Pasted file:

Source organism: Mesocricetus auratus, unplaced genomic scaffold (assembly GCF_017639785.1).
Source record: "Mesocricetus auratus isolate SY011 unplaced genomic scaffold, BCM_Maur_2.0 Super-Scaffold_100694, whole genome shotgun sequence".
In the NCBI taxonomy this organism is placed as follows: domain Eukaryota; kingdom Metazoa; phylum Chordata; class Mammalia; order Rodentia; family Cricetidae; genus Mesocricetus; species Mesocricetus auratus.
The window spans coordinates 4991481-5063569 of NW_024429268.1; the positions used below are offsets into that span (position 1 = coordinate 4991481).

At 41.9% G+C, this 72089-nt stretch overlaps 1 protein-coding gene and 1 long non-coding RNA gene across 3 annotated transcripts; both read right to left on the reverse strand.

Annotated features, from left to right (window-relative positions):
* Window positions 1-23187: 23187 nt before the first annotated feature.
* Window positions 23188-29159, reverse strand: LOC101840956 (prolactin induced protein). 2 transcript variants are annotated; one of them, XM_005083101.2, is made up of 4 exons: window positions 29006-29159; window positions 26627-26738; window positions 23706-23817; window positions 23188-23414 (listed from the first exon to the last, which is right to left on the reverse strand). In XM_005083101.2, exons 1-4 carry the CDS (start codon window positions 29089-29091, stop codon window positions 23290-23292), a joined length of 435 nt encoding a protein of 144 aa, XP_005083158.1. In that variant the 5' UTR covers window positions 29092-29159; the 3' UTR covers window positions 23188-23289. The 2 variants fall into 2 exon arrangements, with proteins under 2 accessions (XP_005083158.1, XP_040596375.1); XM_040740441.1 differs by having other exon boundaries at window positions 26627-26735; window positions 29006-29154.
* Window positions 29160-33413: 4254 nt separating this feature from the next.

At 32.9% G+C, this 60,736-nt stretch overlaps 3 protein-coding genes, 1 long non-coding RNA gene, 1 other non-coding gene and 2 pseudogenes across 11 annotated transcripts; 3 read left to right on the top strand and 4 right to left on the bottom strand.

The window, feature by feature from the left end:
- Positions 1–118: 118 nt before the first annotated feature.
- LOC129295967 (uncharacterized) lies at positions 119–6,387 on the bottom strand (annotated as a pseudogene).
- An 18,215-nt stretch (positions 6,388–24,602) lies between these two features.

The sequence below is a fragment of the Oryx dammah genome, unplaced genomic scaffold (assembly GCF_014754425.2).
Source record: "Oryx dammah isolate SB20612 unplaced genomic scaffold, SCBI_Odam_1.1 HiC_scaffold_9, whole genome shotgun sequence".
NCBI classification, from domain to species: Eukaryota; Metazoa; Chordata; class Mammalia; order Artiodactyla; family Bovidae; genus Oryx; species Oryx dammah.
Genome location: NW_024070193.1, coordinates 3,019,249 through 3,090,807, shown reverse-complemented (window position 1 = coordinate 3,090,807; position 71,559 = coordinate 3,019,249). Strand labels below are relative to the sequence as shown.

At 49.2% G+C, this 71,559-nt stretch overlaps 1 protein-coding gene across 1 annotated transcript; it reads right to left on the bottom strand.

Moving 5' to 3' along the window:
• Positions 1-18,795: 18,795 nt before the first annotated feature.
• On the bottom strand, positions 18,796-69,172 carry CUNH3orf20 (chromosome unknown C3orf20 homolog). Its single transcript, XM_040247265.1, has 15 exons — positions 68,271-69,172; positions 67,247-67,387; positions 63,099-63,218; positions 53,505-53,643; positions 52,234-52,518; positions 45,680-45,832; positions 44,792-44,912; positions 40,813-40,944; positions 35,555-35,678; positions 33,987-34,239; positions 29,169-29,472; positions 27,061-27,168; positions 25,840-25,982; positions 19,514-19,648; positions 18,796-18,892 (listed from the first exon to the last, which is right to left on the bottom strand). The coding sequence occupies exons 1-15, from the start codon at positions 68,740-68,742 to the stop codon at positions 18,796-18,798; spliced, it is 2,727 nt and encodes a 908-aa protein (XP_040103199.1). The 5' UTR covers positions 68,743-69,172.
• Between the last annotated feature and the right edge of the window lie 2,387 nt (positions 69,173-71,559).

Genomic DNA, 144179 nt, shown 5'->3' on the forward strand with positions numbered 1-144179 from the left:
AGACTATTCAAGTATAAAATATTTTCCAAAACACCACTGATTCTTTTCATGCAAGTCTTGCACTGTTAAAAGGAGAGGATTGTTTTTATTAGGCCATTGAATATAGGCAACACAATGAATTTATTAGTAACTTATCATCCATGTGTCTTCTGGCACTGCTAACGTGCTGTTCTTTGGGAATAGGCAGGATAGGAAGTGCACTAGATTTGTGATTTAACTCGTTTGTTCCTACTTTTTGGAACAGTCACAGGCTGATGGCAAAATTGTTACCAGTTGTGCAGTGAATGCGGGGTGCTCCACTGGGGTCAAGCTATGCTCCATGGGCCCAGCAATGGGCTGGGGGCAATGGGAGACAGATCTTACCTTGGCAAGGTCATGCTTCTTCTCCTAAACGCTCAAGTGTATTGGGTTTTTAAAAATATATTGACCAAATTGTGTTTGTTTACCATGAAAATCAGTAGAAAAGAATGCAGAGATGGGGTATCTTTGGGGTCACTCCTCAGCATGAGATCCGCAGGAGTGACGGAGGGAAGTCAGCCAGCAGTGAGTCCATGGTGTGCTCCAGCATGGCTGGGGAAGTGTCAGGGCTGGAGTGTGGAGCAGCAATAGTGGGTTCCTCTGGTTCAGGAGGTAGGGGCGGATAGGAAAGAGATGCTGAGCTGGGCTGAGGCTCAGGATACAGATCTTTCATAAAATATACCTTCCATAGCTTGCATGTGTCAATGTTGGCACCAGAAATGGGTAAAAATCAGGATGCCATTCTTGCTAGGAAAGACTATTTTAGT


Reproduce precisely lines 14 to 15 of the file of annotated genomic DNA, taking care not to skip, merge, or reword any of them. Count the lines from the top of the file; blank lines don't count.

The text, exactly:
- An 18,215-nt stretch (positions 6,388–24,602) lies between these two features.

The sequence below is a fragment of the Oryx dammah genome, unplaced genomic scaffold (assembly GCF_014754425.2).